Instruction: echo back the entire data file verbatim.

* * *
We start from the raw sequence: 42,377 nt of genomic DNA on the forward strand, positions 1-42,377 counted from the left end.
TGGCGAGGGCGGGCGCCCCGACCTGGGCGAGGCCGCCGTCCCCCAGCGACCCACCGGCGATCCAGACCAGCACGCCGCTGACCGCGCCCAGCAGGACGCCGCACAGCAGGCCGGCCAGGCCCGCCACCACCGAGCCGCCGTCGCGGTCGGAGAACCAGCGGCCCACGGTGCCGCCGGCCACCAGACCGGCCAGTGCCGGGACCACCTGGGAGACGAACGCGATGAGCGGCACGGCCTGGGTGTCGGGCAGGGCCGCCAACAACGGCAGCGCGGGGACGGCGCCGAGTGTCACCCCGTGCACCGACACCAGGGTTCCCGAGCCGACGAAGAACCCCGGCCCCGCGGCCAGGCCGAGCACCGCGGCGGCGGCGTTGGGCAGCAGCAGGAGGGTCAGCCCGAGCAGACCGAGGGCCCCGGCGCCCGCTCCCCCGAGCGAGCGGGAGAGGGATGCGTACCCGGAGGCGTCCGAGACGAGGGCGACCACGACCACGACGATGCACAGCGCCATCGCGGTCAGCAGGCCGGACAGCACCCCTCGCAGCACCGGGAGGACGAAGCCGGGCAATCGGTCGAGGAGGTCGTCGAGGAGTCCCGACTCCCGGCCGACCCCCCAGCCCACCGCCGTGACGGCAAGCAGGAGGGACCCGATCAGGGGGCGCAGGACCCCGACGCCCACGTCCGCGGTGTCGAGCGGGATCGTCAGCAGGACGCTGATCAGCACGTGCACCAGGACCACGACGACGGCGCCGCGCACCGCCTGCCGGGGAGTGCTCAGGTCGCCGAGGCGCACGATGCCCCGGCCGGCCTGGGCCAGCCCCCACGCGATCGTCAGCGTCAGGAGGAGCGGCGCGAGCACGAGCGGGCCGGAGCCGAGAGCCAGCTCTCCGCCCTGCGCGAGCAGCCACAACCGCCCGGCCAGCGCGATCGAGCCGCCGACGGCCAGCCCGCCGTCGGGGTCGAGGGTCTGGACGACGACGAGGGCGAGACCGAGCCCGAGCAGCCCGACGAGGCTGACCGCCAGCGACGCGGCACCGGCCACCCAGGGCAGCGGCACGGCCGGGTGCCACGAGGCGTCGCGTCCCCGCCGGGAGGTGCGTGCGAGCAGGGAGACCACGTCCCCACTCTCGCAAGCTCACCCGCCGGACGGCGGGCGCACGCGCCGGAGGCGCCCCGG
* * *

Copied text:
We start from the raw sequence: 42,377 nt of genomic DNA on the forward strand, positions 1-42,377 counted from the left end.
TGGCGAGGGCGGGCGCCCCGACCTGGGCGAGGCCGCCGTCCCCCAGCGACCCACCGGCGATCCAGACCAGCACGCCGCTGACCGCGCCCAGCAGGACGCCGCACAGCAGGCCGGCCAGGCCCGCCACCACCGAGCCGCCGTCGCGGTCGGAGAACCAGCGGCCCACGGTGCCGCCGGCCACCAGACCGGCCAGTGCCGGGACCACCTGGGAGACGAACGCGATGAGCGGCACGGCCTGGGTGTCGGGCAGGGCCGCCAACAACGGCAGCGCGGGGACGGCGCCGAGTGTCACCCCGTGCACCGACACCAGGGTTCCCGAGCCGACGAAGAACCCCGGCCCCGCGGCCAGGCCGAGCACCGCGGCGGCGGCGTTGGGCAGCAGCAGGAGGGTCAGCCCGAGCAGACCGAGGGCCCCGGCGCCCGCTCCCCCGAGCGAGCGGGAGAGGGATGCGTACCCGGAGGCGTCCGAGACGAGGGCGACCACGACCACGACGATGCACAGCGCCATCGCGGTCAGCAGGCCGGACAGCACCCCTCGCAGCACCGGGAGGACGAAGCCGGGCAATCGGTCGAGGAGGTCGTCGAGGAGTCCCGACTCCCGGCCGACCCCCCAGCCCACCGCCGTGACGGCAAGCAGGAGGGACCCGATCAGGGGGCGCAGGACCCCGACGCCCACGTCCGCGGTGTCGAGCGGGATCGTCAGCAGGACGCTGATCAGCACGTGCACCAGGACCACGACGACGGCGCCGCGCACCGCCTGCCGGGGAGTGCTCAGGTCGCCGAGGCGCACGATGCCCCGGCCGGCCTGGGCCAGCCCCCACGCGATCGTCAGCGTCAGGAGGAGCGGCGCGAGCACGAGCGGGCCGGAGCCGAGAGCCAGCTCTCCGCCCTGCGCGAGCAGCCACAACCGCCCGGCCAGCGCGATCGAGCCGCCGACGGCCAGCCCGCCGTCGGGGTCGAGGGTCTGGACGACGACGAGGGCGAGACCGAGCCCGAGCAGCCCGACGAGGCTGACCGCCAGCGACGCGGCACCGGCCACCCAGGGCAGCGGCACGGCCGGGTGCCACGAGGCGTCGCGTCCCCGCCGGGAGGTGCGTGCGAGCAGGGAGACCACGTCCCCACTCTCGCAAGCTCACCCGCCGGACGGCGGGCGCACGCGCCGGAGGCGCCCCGG